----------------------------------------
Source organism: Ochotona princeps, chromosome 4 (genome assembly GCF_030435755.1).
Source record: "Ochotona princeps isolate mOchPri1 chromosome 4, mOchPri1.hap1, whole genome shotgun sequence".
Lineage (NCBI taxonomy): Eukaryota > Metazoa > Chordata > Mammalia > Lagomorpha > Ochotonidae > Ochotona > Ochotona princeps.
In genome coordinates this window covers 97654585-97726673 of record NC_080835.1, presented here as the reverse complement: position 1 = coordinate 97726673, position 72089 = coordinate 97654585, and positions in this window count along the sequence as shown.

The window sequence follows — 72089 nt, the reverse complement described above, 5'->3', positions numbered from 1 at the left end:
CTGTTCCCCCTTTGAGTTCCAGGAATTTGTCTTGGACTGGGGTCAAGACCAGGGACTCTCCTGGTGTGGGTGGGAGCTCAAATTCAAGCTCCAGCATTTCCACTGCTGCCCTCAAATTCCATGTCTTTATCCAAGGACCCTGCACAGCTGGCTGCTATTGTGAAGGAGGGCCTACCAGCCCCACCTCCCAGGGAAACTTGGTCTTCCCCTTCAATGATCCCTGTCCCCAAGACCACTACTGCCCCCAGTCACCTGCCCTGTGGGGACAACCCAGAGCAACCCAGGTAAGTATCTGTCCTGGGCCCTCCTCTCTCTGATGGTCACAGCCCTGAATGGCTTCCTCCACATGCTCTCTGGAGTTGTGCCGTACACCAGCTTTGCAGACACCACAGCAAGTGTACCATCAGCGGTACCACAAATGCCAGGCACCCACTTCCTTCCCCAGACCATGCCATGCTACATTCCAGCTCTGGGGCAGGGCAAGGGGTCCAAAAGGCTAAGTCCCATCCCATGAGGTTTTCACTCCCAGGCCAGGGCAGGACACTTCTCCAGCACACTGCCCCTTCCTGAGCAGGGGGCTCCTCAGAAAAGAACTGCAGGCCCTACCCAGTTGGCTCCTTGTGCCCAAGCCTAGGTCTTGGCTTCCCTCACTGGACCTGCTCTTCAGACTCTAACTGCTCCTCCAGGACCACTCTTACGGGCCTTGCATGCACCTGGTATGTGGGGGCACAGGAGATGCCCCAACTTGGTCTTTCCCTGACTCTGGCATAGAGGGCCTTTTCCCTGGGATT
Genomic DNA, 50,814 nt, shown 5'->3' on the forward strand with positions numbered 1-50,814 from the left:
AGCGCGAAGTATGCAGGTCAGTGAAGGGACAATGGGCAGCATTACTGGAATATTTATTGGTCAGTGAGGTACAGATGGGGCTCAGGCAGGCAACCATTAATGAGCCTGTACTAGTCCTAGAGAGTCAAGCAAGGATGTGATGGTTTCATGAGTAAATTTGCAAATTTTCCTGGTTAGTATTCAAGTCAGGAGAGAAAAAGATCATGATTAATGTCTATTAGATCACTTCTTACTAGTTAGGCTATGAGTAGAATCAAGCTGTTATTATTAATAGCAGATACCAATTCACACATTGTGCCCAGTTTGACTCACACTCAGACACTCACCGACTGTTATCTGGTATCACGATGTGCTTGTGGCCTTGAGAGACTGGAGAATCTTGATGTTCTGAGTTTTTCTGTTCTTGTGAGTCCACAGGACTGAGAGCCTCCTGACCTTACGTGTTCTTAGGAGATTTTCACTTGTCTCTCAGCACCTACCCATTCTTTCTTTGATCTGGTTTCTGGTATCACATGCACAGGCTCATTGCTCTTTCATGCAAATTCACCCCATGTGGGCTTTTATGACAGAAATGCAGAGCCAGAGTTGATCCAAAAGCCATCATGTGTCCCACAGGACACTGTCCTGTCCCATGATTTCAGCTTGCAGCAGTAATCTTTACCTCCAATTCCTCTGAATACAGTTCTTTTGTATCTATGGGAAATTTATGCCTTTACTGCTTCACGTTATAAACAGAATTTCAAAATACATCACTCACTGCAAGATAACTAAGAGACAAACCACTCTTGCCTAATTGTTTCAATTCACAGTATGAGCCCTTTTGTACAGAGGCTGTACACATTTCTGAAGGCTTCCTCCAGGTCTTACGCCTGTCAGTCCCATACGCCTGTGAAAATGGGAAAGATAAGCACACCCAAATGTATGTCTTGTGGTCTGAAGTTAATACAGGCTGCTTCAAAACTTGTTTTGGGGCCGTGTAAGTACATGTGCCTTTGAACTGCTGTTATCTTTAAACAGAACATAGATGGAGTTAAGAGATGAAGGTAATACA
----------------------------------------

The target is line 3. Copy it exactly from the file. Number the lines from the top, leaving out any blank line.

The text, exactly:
Lineage (NCBI taxonomy): Eukaryota > Metazoa > Chordata > Mammalia > Lagomorpha > Ochotonidae > Ochotona > Ochotona princeps.